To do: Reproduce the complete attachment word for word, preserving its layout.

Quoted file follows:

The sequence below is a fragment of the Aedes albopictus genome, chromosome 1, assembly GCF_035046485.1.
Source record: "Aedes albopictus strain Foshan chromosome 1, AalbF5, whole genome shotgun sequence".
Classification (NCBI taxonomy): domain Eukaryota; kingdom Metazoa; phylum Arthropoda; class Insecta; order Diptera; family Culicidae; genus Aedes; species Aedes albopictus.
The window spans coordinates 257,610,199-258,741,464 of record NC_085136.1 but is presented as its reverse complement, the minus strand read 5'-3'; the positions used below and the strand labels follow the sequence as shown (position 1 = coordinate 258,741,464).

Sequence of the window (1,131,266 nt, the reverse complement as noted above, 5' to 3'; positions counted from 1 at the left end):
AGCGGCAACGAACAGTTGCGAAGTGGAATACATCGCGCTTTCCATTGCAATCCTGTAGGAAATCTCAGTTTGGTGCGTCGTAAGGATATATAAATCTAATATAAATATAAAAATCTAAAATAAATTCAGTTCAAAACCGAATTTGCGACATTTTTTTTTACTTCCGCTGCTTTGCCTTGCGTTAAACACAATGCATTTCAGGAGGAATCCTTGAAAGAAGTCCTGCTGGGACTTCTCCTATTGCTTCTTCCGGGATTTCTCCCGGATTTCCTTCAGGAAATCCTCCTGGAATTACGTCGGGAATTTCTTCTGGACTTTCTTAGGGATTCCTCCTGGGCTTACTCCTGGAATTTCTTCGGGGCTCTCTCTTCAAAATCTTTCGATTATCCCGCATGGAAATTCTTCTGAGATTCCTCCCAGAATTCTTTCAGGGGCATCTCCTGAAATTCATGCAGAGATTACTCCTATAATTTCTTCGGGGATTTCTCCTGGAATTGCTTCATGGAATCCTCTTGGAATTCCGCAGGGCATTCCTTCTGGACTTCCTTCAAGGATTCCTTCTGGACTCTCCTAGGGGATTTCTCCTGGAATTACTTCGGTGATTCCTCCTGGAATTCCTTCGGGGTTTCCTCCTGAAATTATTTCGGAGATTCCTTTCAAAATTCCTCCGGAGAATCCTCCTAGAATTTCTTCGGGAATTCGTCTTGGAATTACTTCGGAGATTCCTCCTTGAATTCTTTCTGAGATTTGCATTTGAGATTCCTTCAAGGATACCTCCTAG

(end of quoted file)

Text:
The sequence below is a fragment of the Aedes albopictus genome, chromosome 1, assembly GCF_035046485.1.
Source record: "Aedes albopictus strain Foshan chromosome 1, AalbF5, whole genome shotgun sequence".
Classification (NCBI taxonomy): domain Eukaryota; kingdom Metazoa; phylum Arthropoda; class Insecta; order Diptera; family Culicidae; genus Aedes; species Aedes albopictus.
The window spans coordinates 257,610,199-258,741,464 of record NC_085136.1 but is presented as its reverse complement, the minus strand read 5'-3'; the positions used below and the strand labels follow the sequence as shown (position 1 = coordinate 258,741,464).

Sequence of the window (1,131,266 nt, the reverse complement as noted above, 5' to 3'; positions counted from 1 at the left end):
AGCGGCAACGAACAGTTGCGAAGTGGAATACATCGCGCTTTCCATTGCAATCCTGTAGGAAATCTCAGTTTGGTGCGTCGTAAGGATATATAAATCTAATATAAATATAAAAATCTAAAATAAATTCAGTTCAAAACCGAATTTGCGACATTTTTTTTTACTTCCGCTGCTTTGCCTTGCGTTAAACACAATGCATTTCAGGAGGAATCCTTGAAAGAAGTCCTGCTGGGACTTCTCCTATTGCTTCTTCCGGGATTTCTCCCGGATTTCCTTCAGGAAATCCTCCTGGAATTACGTCGGGAATTTCTTCTGGACTTTCTTAGGGATTCCTCCTGGGCTTACTCCTGGAATTTCTTCGGGGCTCTCTCTTCAAAATCTTTCGATTATCCCGCATGGAAATTCTTCTGAGATTCCTCCCAGAATTCTTTCAGGGGCATCTCCTGAAATTCATGCAGAGATTACTCCTATAATTTCTTCGGGGATTTCTCCTGGAATTGCTTCATGGAATCCTCTTGGAATTCCGCAGGGCATTCCTTCTGGACTTCCTTCAAGGATTCCTTCTGGACTCTCCTAGGGGATTTCTCCTGGAATTACTTCGGTGATTCCTCCTGGAATTCCTTCGGGGTTTCCTCCTGAAATTATTTCGGAGATTCCTTTCAAAATTCCTCCGGAGAATCCTCCTAGAATTTCTTCGGGAATTCGTCTTGGAATTACTTCGGAGATTCCTCCTTGAATTCTTTCTGAGATTTGCATTTGAGATTCCTTCAAGGATACCTCCTAG